Director, Comparative Media Studies
Program, and Professor of Literature
Southern Association of
Colleges and Schools
Join us as we explore:
- What skills prepare us for Life 2.0?
- What educational approaches will best prepare students for Life 2.0?
- How will we update our definitions of learning as well as rethink many of our assumptions about teaching, learning, and our profession?
- What unique capabilities does IT offer to help colleges and universities ensure today’s learners are successful?
In the ELI tradition, the annual meeting is a setting for interactive, hands-on learning and networking, with a variety of presentations, discussions, and workshops. Sessions will fall into one of three interest areas: learners, learning principles and practices, and learning technologies.
- The 2008 Horizon ReportLaurence F. Johnson, Chief Executive Officer, The New Media Consortium (NMC)
- Teaching MetacognitionMarsha C. Lovett, Eberly Center for Teaching Excellence Associate Research Professor, Carnegie Mellon University
- Technology and the Conative Learning Domain in Undergraduate EducationThomas C. Reeves, Professor of Instructional Technology, University of Georgia
- Virtual Worlds as Web 2.0 Learning SpacesSarah Smith Robbins, PhD Candidate, Ball State University and Director of Emerging Technologies, MediaSauce
- ConnectivismGeorge Siemens, Associate Director, Learning Technologies Centre, University of Manitoba
- Exponential Change in Traditional Organizations: McMaster University LibrariesJeffrey G. Trzeciak, University Librarian, McMaster University
- Designing Spaces for New Media Literacy LearningKathleen Tyner, Assistant Professor, Radio-TV-Film, University of Texas at Austin
- Human Futures for Technology and EducationMichael Wesch, Assistant Professor of Cultural Anthropology, Kansas State University
- Academic administrators
- Academic technology directors
- Teaching and learning center directors
- Learning technologists
We live in exponential times:
- 2.7 billion searches are performed on Google each month.
- The number of text messages sent and received each day exceeds the population of the planet.
- The amount of unique, new information generated worldwide this year will be more than in the previous 5,000 years.
- Graduates can expect 10–14 career changes in their lifetimes, some into fields that don’t even exist today.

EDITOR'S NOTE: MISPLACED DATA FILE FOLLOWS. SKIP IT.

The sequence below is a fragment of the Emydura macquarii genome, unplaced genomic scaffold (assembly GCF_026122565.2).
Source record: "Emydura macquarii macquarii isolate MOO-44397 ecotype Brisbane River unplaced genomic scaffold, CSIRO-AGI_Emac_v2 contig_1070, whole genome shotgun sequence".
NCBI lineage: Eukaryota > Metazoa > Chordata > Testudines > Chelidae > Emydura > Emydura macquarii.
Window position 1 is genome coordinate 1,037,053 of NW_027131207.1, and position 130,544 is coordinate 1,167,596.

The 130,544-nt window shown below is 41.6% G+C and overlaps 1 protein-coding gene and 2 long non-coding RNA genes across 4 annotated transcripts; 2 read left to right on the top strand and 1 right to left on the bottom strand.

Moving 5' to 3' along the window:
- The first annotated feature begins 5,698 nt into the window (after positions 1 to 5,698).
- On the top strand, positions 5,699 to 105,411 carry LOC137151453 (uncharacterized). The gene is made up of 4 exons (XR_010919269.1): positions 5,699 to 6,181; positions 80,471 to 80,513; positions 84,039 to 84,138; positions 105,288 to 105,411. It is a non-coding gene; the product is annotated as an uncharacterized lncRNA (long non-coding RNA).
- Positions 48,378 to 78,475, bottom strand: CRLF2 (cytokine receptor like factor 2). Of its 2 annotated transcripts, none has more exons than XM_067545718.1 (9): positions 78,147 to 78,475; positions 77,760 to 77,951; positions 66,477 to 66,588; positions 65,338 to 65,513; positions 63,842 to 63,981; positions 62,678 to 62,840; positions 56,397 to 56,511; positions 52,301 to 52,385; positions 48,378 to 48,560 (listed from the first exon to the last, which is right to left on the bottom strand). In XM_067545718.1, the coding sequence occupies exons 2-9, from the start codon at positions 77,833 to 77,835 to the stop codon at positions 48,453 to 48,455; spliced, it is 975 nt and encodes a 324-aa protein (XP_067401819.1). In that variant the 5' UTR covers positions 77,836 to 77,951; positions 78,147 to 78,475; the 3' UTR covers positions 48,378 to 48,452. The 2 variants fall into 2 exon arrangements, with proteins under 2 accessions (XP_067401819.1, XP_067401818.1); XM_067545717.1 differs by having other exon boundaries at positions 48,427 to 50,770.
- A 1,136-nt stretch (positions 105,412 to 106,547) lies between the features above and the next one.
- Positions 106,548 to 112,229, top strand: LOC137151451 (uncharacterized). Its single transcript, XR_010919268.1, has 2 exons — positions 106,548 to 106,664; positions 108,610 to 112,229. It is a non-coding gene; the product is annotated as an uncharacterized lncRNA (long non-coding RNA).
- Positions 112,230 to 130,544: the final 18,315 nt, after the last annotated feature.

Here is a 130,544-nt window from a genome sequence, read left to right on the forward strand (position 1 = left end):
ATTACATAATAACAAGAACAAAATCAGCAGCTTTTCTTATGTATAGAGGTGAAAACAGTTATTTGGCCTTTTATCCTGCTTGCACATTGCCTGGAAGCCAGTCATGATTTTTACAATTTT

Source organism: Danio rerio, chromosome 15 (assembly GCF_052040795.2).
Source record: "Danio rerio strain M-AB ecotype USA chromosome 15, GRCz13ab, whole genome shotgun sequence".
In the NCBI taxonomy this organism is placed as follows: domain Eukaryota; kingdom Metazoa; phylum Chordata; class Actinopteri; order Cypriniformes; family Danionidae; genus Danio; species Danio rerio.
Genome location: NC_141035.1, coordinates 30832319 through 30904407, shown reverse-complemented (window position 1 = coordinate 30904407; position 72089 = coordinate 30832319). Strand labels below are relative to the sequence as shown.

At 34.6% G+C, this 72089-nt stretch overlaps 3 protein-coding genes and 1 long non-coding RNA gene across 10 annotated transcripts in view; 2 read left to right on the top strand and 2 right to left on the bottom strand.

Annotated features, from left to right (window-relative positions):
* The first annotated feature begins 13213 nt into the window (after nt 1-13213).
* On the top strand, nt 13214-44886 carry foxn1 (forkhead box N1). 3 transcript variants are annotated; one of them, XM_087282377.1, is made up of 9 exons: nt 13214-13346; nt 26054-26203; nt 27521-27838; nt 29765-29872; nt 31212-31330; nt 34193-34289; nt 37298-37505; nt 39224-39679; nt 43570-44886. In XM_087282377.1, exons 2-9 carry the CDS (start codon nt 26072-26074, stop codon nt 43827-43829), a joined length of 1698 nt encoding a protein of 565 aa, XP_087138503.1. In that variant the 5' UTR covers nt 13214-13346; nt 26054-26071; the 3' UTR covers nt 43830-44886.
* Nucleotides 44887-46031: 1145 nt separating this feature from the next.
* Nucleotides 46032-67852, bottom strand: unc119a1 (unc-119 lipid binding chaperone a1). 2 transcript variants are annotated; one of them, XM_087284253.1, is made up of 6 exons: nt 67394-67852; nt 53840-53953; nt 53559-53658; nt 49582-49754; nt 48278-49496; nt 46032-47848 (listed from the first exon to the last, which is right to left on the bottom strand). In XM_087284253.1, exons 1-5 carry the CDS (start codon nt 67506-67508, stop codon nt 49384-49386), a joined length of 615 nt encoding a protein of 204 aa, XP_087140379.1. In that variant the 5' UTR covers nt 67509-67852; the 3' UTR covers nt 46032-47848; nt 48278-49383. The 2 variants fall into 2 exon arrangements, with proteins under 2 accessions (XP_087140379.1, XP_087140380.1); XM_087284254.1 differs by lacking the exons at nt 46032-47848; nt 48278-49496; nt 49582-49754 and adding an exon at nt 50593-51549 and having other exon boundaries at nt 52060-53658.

Many of these changes are catalyzed by technology, which continues its own rapid pace of change.
Highly valued skills—for life and work—include teamwork, applying learning to real-world situations, critical thinking and analytical reasoning, creativity, reflective thinking, and a sense of integrity and ethics. Even the demands on the curriculum seem exponential as society expects colleges and universities to prepare students for work, life, and global citizenship.
How does one prepare for life in a world of exponential change? There is so much information that no one can master it all. Only by connecting to the Web and connecting with others can individuals stay abreast of change. However, access to an abundance of information and connecting with others does not equate to an education. Reflection is critical to the educational process—reflection about information, problems, creative solutions, and underlying values.
Through authentic learning experiences, many of which are enabled by IT, we can provide students with opportunities to be active participants and cocreators in a network of experts and novices—with faculty and other students—within and outside the institution. Characterized by creativity, critical thinking, communication, and reflection, these virtual communities connect learners and researchers across multiple disciplines. This problem-based approach is motivational, encourages transfer of learning to unique situations, and prepares students for a world of constant change.
The conference will demonstrate:
- Ways to help students connect with information, faculty, each other, and professional communities in authentic learning environments.
- The importance of reflectingon learning and its application to real-world problems, professional goals, skill development, and values.
Education for Life 2.0 is not education as usual. Join us at the 2008 EDUCAUSE Learning Initiative Annual Meeting, "Connecting and Reflecting: Preparing Learners for Life 2.0," to explore educational approaches that may better prepare students for a world of exponential change.
- Early conference registration deadline: December 31, 2007
- Hotel registration deadline: January 4, 2008
ELI meetings often fill up well before the event. We encourage you to register early, as space is limited. Note that seats are not automatically held for ELI members. You must register to attend. Please register early to ensure your place at the annual meeting.
(Note: On July 1, 2007, ELI annual membership dues were reduced to $2,500 and complimentary event registrations discontinued in favor of deeply reduced member registration rates. This simplifies institutional management of ELI membership and ensures that members only pay for events they attend. For more information, please see our Membership page.)
Attend As a Team
We encourage you to attend as a member of a team. Attending the ELI Annual Meeting with a team can be particularly valuable for:
- Focusing on an upcoming project;
- Rewarding and motivating innovators;
- Building cross-disciplinary collaboration through
- Sharing the common experience and reflecting on the implications for your own campus, and
- Traveling to and from the meeting, on-site discussions, and on-campus follow-up, which build rapport, solidify plans, and enrich collaboration.